They say the eyes are the window to the soul, but really, it's what you type into the Google search bar.
Throughout the 2019 federal election campaign, Australians have been busy googling questions — some sensible, some baffling — in order to cast an informed vote.
And all of it has been recorded on the Google elections trends website. Here are some of the takeouts from the campaign.
As election day has drawn closer, people have turned to practicalities: the number one question googled in the past week was "Where to vote near me 2019".
The top five was rounded out by the following, which can mostly be answered at the Australian Electoral Commission website.
2. When does voting open for federal election?
3. What seat am I in for the federal election?
4. When do election ads finish? (They ended at midnight on Wednesday.)
5. Where to vote early in Adelaide?
Other questions to make the top 20 included "Can I vote at any polling station?" (as long as you're in your state and territory, yes, otherwise you have to go to an interstate centre); "Can I vote early for the federal election" (yes, more than four million people have!); and simply "How the election works" (I don't have the bandwidth right now to answer this).
The question "When did Scott Morrison become prime minister?" snuck into the PM's top five for the final week of the campaign, and look, fair enough. When did anybody become prime minister, honestly. (It was August last year.)
People have been asking the ambiguous and slightly ominous question "What happened to Bill Shorten?" I don't know what they mean by that but I can confirm Shorten is the Labor leader and that he is 52 years old.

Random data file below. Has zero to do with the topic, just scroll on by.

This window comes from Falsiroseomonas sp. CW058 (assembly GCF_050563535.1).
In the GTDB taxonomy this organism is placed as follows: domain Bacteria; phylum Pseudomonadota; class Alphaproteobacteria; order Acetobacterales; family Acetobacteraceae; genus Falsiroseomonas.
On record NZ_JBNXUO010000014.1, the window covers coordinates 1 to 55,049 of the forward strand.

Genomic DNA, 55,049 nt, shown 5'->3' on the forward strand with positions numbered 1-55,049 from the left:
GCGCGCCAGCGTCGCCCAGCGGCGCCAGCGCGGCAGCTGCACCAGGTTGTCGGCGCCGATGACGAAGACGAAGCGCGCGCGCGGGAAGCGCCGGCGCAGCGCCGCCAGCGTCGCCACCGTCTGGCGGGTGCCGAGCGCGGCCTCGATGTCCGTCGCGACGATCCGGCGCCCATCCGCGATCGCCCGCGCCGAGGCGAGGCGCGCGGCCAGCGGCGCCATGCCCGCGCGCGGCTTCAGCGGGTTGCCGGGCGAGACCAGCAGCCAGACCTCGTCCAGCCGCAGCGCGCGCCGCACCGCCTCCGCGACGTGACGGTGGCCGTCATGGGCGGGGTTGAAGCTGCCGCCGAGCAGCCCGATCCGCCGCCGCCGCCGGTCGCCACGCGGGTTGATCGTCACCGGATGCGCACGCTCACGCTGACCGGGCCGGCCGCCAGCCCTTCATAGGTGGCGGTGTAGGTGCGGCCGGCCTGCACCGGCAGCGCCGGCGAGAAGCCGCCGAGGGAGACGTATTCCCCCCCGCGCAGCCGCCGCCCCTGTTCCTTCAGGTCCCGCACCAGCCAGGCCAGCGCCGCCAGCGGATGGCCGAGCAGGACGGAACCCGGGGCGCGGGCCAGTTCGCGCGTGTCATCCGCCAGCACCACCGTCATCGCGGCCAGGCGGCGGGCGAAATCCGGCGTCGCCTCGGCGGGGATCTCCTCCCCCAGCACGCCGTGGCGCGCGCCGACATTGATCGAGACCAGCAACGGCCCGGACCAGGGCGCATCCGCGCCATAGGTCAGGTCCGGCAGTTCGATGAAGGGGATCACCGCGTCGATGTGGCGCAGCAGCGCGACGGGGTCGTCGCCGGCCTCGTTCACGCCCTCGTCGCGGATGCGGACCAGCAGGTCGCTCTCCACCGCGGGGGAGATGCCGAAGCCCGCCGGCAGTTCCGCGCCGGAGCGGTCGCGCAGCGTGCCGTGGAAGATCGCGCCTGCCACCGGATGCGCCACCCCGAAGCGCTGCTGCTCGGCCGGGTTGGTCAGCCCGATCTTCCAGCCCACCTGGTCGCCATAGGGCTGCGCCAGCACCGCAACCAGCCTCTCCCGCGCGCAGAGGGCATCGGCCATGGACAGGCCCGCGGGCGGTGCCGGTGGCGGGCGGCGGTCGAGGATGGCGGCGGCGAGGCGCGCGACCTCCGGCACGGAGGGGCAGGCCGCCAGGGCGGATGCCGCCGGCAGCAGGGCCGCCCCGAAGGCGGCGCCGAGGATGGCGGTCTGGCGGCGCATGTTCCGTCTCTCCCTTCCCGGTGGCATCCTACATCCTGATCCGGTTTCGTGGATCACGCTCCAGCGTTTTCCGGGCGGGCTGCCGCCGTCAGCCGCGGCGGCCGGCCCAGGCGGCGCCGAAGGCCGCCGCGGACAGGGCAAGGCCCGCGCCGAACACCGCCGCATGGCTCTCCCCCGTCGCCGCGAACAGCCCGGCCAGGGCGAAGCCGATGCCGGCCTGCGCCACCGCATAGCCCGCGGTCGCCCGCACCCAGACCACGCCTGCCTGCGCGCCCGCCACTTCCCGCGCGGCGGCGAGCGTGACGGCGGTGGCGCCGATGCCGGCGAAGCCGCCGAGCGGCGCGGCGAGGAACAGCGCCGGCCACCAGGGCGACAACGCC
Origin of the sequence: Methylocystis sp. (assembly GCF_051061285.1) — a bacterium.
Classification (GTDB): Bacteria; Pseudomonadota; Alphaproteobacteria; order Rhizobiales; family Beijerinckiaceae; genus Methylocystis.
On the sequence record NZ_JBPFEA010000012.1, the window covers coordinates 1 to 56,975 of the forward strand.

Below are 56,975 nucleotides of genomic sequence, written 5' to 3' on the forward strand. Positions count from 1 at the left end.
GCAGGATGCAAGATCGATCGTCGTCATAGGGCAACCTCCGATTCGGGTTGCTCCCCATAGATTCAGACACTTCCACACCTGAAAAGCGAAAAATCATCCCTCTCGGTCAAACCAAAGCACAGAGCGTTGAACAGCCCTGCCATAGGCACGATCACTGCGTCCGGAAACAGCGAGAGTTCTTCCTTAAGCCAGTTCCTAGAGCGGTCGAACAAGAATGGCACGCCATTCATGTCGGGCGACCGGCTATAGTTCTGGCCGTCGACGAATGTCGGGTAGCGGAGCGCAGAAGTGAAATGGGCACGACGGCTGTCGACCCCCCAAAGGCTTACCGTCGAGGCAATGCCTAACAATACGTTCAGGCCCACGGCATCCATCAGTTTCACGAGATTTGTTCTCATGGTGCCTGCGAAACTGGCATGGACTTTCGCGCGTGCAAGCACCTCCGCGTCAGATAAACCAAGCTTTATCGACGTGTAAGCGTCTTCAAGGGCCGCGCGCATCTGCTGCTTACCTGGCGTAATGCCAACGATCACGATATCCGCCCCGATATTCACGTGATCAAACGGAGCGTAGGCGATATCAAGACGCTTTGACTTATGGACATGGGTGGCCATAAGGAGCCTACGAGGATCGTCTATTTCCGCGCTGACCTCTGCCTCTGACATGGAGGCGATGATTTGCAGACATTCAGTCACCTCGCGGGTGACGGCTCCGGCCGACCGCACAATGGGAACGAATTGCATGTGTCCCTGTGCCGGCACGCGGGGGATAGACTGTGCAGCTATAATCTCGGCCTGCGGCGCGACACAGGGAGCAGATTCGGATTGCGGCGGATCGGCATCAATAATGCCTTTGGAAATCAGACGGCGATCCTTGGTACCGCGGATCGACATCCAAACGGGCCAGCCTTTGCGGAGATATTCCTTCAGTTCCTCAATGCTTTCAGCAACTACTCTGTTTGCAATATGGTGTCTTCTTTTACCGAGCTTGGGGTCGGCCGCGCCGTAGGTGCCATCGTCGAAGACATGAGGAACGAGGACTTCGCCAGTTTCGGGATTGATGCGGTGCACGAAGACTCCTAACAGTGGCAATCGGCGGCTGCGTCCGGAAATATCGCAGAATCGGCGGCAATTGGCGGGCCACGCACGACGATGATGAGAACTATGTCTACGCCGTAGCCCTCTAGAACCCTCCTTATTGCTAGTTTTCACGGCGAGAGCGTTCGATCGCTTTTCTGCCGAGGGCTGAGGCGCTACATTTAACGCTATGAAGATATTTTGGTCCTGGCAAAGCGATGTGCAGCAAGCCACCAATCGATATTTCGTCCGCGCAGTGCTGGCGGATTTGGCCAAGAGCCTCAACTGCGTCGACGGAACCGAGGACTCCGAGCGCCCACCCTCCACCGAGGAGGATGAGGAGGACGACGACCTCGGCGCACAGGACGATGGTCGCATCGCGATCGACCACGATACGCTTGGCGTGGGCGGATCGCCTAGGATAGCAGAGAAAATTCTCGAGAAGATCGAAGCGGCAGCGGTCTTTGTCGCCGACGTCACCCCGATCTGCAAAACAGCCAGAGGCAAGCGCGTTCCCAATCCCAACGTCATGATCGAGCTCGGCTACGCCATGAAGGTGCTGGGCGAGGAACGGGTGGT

Meanwhile, the questions about who on earth the deputy prime minister is (why, it's Nationals leader Michael McCormack!) have continued right up to the final week. He is responsible, hilariously, for Barnaby Joyce.
The top questions on each party in the final week of the campaign have included...
Who is winning, Labor or Liberal? (WHO CAN SAY.)
Why is Labor Party spelled without a 'u'? (Great question, read this.)
What is the Liberal party slogan? (Officially: A Stronger Economy. A Secure Future. Unofficially: If you have a go, you'll get a go.)
How to vote Liberal in Warringah? (Tony will be delighted to hear this.)
How to vote for Jim Molan? (The Nationals will not be delighted to hear this.)
What happens if the Greens win? (WHO CAN SAY.)
Is Michael McCormack and the National Party extremist? (Extremism is in the eye of the beholder, but generally speaking, the Nationals are not considered a fringe party.)
Is One Nation Liberal? (No, they are One Nation.)
Why you shouldn't vote for Palmer United [now known as United Australia Party]? (Look, I'm not here to give you voting advice.)
Throughout the campaign, there have been some doozies falling in and out of the various top five questions on the parties and the leaders. Pauline Hanson features heavily:
Is Pauline Hanson a Liberal? (No, she is the leader of One Nation.)
Is Mark Latham married to Pauline Hanson? (Also no.)
What did Kochie say to Pauline Hanson? (He asked if she felt complicit in the Christchurch terror attack due to her party's anti-Muslim policies.)
Is Sarah Hanson-Young related to Pauline Hanson? (No, but can you imagine the family get-togethers?!)
Other questions have included:
Are Greens candidates vegans? (Not all of them, surely.)
How to stop Palmer United Party's ads on television? (Throwing your TV out the window helps greatly on this front.)
How to stop One Nation text messages? (I must once again recommend defenestration.)
For reasons I do not understand, people have also been googling with great enthusiasm how tall everybody (Scott Morrison, Michael McCormack, Richard Di Natale) is, including the even more specific question: "How tall is Bill Shorten in feet?"
He is the same height as Malcolm Turnbull, apparently:
Yes, but how tall is he in feet? Five foot ten.
I hope all of this information helps. Happy voting!
Lane Sainty is a reporter for BuzzFeed News and is based in Sydney, Australia.
Contact Lane Sainty at email@example.com.
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